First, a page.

Sox remain intrigued by OF Trayce Thompson’s potential
BY DARYL VAN SCHOUWEN Staff Reporter February 21, 2014 9:02PM
Chicago White Sox's Trayce Thompson runs home after a solo home run against the Los Angeles Dodgers in the seventh inning of a spring training baseball game on Thursday, March 29, 2012, in Glendale, Ariz. (AP Photo/Mark Duncan)
Updated: March 23, 2014 6:20AM
GLENDALE, Ariz. — Don’t forget about outfielder Trayce Thompson. Just because the fleet power hitter has descended in most top-five White Sox prospects lists (he’s still in most top 10s) doesn’t mean Thompson is falling out of favor in the organization.
“He has a chance to be a superstar,’’ Sox director of player development Nick Capra said. “He has all the tools. If things go right he’ll hit for average and hit some home runs, and he’s an above average defender in the outfield who throws the ball well. And he can steal a base. He does a lot of things.’’
A 2009 second-round draft pick, the 6-3, 215-pound Thompson, the son of former NBA veteran Mychal Thompson and the brother of the Golden State Warriors’ Klay Thompson started strong at Class AA Birmingham last season and seemed destined for a September call-up but had a terrible second half, batting .157 in July and .185 in August. He recovered with a strong postseason, however. His final 2013 numbers: .229, 15 homers, 73 RBI, 25 stolen bases over 135 games.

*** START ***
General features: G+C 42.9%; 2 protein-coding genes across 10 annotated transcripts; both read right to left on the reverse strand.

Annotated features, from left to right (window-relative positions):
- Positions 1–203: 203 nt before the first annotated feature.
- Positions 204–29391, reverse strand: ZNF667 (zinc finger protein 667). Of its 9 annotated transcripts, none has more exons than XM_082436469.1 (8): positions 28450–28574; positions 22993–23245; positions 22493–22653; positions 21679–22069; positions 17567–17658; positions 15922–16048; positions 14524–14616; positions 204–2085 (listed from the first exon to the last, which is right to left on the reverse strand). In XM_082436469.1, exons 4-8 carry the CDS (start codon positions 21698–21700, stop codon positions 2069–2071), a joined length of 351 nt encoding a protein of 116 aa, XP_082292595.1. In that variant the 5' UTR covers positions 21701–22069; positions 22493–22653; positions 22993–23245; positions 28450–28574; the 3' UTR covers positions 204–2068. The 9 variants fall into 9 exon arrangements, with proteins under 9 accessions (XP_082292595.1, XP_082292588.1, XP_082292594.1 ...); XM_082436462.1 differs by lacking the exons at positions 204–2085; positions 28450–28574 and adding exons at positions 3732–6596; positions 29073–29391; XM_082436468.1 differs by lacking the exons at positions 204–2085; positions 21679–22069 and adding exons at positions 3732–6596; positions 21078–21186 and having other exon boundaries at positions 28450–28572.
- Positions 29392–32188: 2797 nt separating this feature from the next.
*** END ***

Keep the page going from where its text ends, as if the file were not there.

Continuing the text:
“I was doing well toward the end of June and I went in a slump for a series, I started to press and I thought about hits instead of just hitting the ball hard,’’ Thompson said. “It was me trying to do too much, which is the story of my career when I’m playing bad.’’
The learning curve in the minors involves dealing with the struggle and difficulty of the game.
“[But] I feel like the more you think about how hard it is the harder you make it on yourself — you almost have to trick yourself,’’ Thompson said, casting a glance around the Sox clubhouse at Camelback Ranch. “That’s why these guys are humble.’’
There are mechanical flaws that need attention, Capra said. Thompson likely will return to Birmingham with hopes of advancing to Class AAA Charlotte. If all goes well, a September call-up isn’t out of the question.
“I’m a big fan of Trayce,’’ Capra said. “You have to be with the tools he has. He can go and get ’em in center field. He makes plays look easy out there, on balls you don’t think he’ll get to.’’
“At some point in your career it’s time to turn those tools into production,’’ Thompson said. “I’m young in the scheme of things but it’s time to go.’’
NOTES: Right fielder Avisail Garcia had an ingrown toenail removed and will likely miss another day, and infielder Jeff Keppinger’s right shoulder that ailed him last year is limiting him somewhat.
◆ Right-hander Nate Jones (gluteus strain) has resumed activity playing catch and should be throwing off a mound soon.
◆ Left-hander John Danks continued to make good impressions in the first week of camp.
“Johnny looked good today,’’ manager Robin Ventura said.